Keeping the customer satisfied

Published:  18 March, 2006

HELEN ELIAS explains how to get more from the customer-satisfaction surveys that are required as part of a quality-management system.

Like many other design disciplines within the built-environment sector, managers of building-services practices are having to get to grips with the various checks and balances that together make up the quality-management system.

This process embraces client satisfaction, and many design practices, installation engineers and sub-contractors and manufacturing companies see the feedback process as a box that has to be ticked to keep their QMS accreditation.

At its most basic, firms adopt a system which involves a feedback form being sent to the client at project close out. The few replies that do trickle back are logged on a spreadsheet, with the forms stuffed into a drawer in case they are needed at audit.

Measurements

Clause 8.2.1 of ISO 9001 is pretty clear about what measurements of customer satisfaction should be achieved under QMS: ‘The organisation shall monitor information relating to customer perception as to whether the organisation has met customer requirements.’

Although there is no specific requirement to perform formal customer satisfaction surveys to meet ISO 9001, the auditor will look to see that the practice has a transparent customer feedback process which includes relevant, representative and reliable information that can be analysed effectively, with the results used to drive continual improvement.

More and more firms, however, are taking the customer-satisfaction process seriously. The outcomes from an in-depth survey are illuminating, even if the information uncovered is not what you want to hear. An interview with a firm you think you have an excellent relationship with can produce unexpected comments on service level, performance, attitude of staff or other issues that might be unsettling and need addressing. Negative feedback prompts action, and should be viewed as an opportunity to introduce improvements. Firms with an established client-satisfaction process can more directly hone staff personal development, project management, submission and bids documents, marketing strategies and even management of meetings, presentations and difficult situations as a result.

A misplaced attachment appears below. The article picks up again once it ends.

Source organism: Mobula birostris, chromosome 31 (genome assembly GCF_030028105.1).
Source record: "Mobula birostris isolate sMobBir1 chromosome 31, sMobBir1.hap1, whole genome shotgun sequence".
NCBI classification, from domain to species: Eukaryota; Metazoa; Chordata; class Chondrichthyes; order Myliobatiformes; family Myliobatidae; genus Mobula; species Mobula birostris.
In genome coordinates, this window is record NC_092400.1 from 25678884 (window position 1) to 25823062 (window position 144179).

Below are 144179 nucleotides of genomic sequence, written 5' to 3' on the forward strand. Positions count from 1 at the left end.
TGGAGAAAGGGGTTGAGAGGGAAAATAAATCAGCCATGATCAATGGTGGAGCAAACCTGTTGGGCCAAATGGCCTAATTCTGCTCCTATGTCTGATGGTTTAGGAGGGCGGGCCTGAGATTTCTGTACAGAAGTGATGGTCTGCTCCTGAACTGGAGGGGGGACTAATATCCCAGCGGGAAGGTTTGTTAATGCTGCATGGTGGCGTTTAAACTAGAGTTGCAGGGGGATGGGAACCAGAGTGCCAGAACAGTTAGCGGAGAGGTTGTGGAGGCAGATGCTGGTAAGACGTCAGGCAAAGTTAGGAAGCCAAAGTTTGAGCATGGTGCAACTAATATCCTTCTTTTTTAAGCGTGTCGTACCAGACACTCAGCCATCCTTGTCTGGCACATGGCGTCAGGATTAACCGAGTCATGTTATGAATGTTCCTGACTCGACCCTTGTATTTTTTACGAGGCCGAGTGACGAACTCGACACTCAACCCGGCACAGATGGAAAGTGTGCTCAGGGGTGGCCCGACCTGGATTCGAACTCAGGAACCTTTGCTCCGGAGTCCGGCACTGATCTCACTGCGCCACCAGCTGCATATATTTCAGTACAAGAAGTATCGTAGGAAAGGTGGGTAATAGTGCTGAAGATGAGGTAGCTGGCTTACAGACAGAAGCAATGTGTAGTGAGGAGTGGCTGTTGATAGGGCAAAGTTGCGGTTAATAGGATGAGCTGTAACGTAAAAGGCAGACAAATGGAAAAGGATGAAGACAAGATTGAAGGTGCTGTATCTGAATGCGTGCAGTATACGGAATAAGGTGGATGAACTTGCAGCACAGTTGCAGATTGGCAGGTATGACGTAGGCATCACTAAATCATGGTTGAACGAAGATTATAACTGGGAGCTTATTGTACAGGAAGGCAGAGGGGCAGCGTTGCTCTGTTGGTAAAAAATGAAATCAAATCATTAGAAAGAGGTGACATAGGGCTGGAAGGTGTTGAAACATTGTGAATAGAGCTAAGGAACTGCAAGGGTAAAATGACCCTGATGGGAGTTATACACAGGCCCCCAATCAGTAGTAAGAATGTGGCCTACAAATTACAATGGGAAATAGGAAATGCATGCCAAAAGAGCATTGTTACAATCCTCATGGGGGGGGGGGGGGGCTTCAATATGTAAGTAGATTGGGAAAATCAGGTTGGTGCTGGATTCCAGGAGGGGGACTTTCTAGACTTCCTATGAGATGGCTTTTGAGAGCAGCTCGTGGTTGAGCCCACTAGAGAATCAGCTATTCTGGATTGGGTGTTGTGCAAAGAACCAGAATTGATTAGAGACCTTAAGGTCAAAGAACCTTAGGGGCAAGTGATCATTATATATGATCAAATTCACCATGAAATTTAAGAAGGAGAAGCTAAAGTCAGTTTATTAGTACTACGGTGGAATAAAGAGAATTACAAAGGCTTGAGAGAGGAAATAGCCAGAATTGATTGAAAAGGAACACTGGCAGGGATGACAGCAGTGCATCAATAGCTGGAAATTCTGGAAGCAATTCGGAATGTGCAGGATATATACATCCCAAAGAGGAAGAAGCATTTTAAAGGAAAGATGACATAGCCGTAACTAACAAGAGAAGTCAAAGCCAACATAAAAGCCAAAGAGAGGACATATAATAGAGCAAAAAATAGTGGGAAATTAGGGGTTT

Opportunity

ISO 9001 requirements to one side, the opportunity to see things from a customer’s perspective should not be ignored. A business relationship should not be taken for granted, as complacency can lead to lowering standards of service. Likewise, as firms grow, open offices, employ more staff and increase service offers, satisfaction surveys are a good tool for checking that key clients are aware of the practice’s enhanced capability. Never assume that clients know what changes you are making. Find out what they know — and what they don’t know.

The first step is to agree what the firm wants to achieve from a fully fledged customer-satisfaction process. Establishing desired outcomes will ensure that feedback will be useful. Develop the right questions to ask so the feedback can be used to influence long-term management and enhance client relationships. Questions should cover all key professional relationships as well as client organisations. For H&V sub-contractors and M&E engineers, the process can gather the views of key influencers that are likely to refer them to potential client organisations or be the lead consultant in future projects Agree a process at the start for sharing feedback, so that those responsible for developing marketing, staff training, business development and running projects all get to hear the things that are most relevant.